To use a nautical metaphor, when a ship is in troubled waters, everyone must row in unison to propel it to its ultimate destination. That’s golf’s philosophical equivalent of One Vision.
As succinctly stated in Golf Canada’s message at its recent annual general meeting, One Vision (you can see the details here) aspires “to ensure golf maintains its status as the most popular sport in Canada.”
Golf Canada readily acknowledges it cannot do this on its own. Continuing the metaphor (… to steady the ship, to maintain course …), the association, named in 2006 by the federal government as the game’s National Sport Federation, needs every stakeholder—every golfer, for that matter—on board, pulling together.
“We are all golf,” says Golf Canada CEO Scott Simmons. “If we are going to move the game continuously forward, we have to be aligned. When we are aligned on a common vision, we can accomplish great things and achieve maximum potential through that synergy.”
Great strides have been made to achieve that alignment. The establishment of the National Allied Golf Associations (NAGA) (www.canadagolfs.ca) brought together all the major stakeholders: Golf Canada, the PGA of Canada, the National Golf Course Owners Association of Canada, the Canadian Golf Superintendents Association, the Canadian Society of Club Managers and the Canadian Golf Industry Association. Partnerships have extended to the PGA TOUR of Canada and others. Each represents its own distinct constituency of the game, but, theoretically, shares a common vision: The viability of the most popular sport in the country.
And now their challenge is to all pull together. With “One Vision.”
“There has never been greater trust and transparency among everyone who has a stake in golf in Canada,” says Simmons. “We all have a responsibility to protect the game, to advance the game, to be ambassadors for the game, to be held accountable to grow our sport.”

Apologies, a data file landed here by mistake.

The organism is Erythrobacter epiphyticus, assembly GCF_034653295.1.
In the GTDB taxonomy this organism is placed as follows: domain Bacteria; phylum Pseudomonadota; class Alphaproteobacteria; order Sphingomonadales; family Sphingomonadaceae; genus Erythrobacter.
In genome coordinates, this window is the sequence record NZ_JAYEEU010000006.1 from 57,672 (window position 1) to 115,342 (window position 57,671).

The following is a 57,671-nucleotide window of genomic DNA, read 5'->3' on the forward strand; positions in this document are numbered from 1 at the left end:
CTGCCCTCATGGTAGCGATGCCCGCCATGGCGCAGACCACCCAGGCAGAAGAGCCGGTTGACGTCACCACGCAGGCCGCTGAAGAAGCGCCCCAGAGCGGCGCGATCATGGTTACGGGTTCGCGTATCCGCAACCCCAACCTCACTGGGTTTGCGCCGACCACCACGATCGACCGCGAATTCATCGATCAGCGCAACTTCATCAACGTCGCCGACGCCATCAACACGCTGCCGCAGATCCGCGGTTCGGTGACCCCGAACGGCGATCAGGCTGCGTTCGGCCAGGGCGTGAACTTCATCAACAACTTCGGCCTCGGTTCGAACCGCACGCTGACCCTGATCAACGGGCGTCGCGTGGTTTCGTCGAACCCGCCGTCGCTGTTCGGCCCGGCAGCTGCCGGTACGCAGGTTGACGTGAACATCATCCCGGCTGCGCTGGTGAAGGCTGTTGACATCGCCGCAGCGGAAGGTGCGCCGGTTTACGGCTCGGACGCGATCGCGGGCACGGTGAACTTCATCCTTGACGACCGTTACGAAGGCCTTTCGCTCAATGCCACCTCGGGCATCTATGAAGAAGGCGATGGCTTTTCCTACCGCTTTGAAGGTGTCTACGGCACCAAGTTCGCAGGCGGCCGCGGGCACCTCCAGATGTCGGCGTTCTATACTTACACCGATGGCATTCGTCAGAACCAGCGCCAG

So Golf Canada’s focus is not just “Golf Canada.” It is “golf in Canada.”
The association has exponentially evolved from 1895, when Golf Canada’s precursor, the Royal Canadian Golf Association, was founded by 10 clubs. Its purpose, according to Jim Barclay’s Golf in Canada: A History, was to organize “a national championship [the Canadian Amateur] and run it.” The RCGA’s mandate grew over the years, but fundamentally it dealt with men’s amateur golf, rules, handicapping, course rating, amateur status, and so on.
Amalgamation with the Canadian Ladies’ Golf Association in 2005 foreshadowed a much broader purview, a more inclusive perspective concerned with not only club members, but everyone who plays the game. (A radically new membership model, to be phased in over the next three years, is the latest commitment to this.)
A revised governance model invited a broader spectrum of input to Golf Canada. In contrast to the previous situation, where Board members worked their way to the top through the provincial associations, the Board now also invites select individuals, based on their varied backgrounds and expertise. No better example exists than current Golf Canada President Paul McLean. Not only does he work within the golf industry, but he is a course owner, a member of the National Golf Course Owners Association as well as the Canadian Golf Superintendents Association.
Starting several years ago, Golf Canada saw the necessity of an industry-wide strategic plan, essential not only under its mandate as golf’s designated National Sport Federation, but in its ever-evolving role as a guardian, a champion, of the game.
One Vision, the latest iteration of that strategic plan as presented at Golf Canada’s annual general meeting, contains four silos:
Grow Participation: Engage more youth, promote societal benefits and develop a connection with more golfers, increase access for under-represented groups
Ensure Excellence: Implement programming for high-performance juniors, Team Canada and emerging professionals; develop coaches and certified professionals; host best-in-class national and international championships
Expand Capacity: Develop sustainable funding and fiscal responsibility; uphold and preserve rules, handicapping, course rating, amateur status, and the history of the game; provide opportunity and training for volunteers and staff
Foster Interaction: Collaborate with provincial golf associations, facilities, NAGA, government and international partners; increase capabilities in digital and interactive technology; strengthen communication and brand awareness.
“One Vision is easier said than done,” says Simmons, “but it’s not about one organization doing all of this on its own.
“It’s about all of us aligning to protect the game we all care about. It’s about doing all we can do, together, to grow it for everyone, now and for the future.”
At no time in the history of the game in this country has it been more important. If you care about the game, grab an oar.